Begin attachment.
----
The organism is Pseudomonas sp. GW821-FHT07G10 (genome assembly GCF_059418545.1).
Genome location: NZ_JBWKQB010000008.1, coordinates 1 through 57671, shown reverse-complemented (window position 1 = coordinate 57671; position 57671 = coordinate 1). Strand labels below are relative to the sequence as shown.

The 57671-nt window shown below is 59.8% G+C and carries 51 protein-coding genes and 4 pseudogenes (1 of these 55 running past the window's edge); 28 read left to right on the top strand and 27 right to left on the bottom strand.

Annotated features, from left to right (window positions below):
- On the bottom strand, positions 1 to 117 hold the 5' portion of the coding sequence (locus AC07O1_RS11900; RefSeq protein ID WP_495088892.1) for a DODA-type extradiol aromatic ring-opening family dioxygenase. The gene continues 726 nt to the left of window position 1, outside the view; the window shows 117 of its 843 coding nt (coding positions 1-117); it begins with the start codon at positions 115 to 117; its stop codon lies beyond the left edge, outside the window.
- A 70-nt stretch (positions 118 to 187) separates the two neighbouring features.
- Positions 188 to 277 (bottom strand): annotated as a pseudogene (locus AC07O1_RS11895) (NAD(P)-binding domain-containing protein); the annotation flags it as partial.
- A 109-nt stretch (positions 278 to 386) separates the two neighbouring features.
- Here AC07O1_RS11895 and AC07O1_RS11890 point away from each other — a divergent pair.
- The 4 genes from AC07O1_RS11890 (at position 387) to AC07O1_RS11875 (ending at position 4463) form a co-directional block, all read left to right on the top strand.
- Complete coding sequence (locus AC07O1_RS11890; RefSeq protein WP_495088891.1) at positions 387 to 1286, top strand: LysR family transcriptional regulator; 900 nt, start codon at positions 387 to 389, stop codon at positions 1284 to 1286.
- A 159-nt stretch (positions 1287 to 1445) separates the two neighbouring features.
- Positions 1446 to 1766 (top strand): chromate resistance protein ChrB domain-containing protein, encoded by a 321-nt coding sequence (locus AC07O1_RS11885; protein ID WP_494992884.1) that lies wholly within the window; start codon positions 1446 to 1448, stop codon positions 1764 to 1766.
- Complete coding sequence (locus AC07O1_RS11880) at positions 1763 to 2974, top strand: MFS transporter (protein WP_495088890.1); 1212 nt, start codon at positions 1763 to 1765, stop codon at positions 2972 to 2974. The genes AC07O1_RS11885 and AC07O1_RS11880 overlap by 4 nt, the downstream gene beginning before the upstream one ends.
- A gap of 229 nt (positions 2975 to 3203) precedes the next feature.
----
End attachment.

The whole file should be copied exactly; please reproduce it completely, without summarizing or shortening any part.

The organism is Pseudomonas sp. GW821-FHT07G10 (genome assembly GCF_059418545.1).
Genome location: NZ_JBWKQB010000008.1, coordinates 1 through 57671, shown reverse-complemented (window position 1 = coordinate 57671; position 57671 = coordinate 1). Strand labels below are relative to the sequence as shown.

The 57671-nt window shown below is 59.8% G+C and carries 51 protein-coding genes and 4 pseudogenes (1 of these 55 running past the window's edge); 28 read left to right on the top strand and 27 right to left on the bottom strand.

Annotated features, from left to right (window positions below):
- On the bottom strand, positions 1 to 117 hold the 5' portion of the coding sequence (locus AC07O1_RS11900; RefSeq protein ID WP_495088892.1) for a DODA-type extradiol aromatic ring-opening family dioxygenase. The gene continues 726 nt to the left of window position 1, outside the view; the window shows 117 of its 843 coding nt (coding positions 1-117); it begins with the start codon at positions 115 to 117; its stop codon lies beyond the left edge, outside the window.
- A 70-nt stretch (positions 118 to 187) separates the two neighbouring features.
- Positions 188 to 277 (bottom strand): annotated as a pseudogene (locus AC07O1_RS11895) (NAD(P)-binding domain-containing protein); the annotation flags it as partial.
- A 109-nt stretch (positions 278 to 386) separates the two neighbouring features.
- Here AC07O1_RS11895 and AC07O1_RS11890 point away from each other — a divergent pair.
- The 4 genes from AC07O1_RS11890 (at position 387) to AC07O1_RS11875 (ending at position 4463) form a co-directional block, all read left to right on the top strand.
- Complete coding sequence (locus AC07O1_RS11890; RefSeq protein WP_495088891.1) at positions 387 to 1286, top strand: LysR family transcriptional regulator; 900 nt, start codon at positions 387 to 389, stop codon at positions 1284 to 1286.
- A 159-nt stretch (positions 1287 to 1445) separates the two neighbouring features.
- Positions 1446 to 1766 (top strand): chromate resistance protein ChrB domain-containing protein, encoded by a 321-nt coding sequence (locus AC07O1_RS11885; protein ID WP_494992884.1) that lies wholly within the window; start codon positions 1446 to 1448, stop codon positions 1764 to 1766.
- Complete coding sequence (locus AC07O1_RS11880) at positions 1763 to 2974, top strand: MFS transporter (protein WP_495088890.1); 1212 nt, start codon at positions 1763 to 1765, stop codon at positions 2972 to 2974. The genes AC07O1_RS11885 and AC07O1_RS11880 overlap by 4 nt, the downstream gene beginning before the upstream one ends.
- A gap of 229 nt (positions 2975 to 3203) precedes the next feature.